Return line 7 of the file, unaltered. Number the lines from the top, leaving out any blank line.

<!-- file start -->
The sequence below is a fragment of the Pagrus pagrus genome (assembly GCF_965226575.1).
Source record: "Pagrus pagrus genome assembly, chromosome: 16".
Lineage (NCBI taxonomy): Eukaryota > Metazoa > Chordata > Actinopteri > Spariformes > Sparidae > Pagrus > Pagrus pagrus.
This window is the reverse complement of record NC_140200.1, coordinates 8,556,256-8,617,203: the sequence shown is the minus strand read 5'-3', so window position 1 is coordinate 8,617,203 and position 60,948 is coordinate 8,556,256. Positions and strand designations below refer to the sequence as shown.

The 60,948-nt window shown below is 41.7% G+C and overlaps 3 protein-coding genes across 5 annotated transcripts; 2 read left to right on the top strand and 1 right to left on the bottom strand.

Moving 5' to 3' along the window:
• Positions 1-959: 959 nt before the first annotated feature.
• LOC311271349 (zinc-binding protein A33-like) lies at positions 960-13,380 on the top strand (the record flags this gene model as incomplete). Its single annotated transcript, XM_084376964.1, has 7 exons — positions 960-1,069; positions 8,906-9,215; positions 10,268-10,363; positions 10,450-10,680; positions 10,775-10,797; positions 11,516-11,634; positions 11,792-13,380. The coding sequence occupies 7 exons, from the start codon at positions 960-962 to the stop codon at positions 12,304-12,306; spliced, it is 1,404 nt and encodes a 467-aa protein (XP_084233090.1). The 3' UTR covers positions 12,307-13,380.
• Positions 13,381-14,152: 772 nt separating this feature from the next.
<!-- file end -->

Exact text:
• Positions 1-959: 959 nt before the first annotated feature.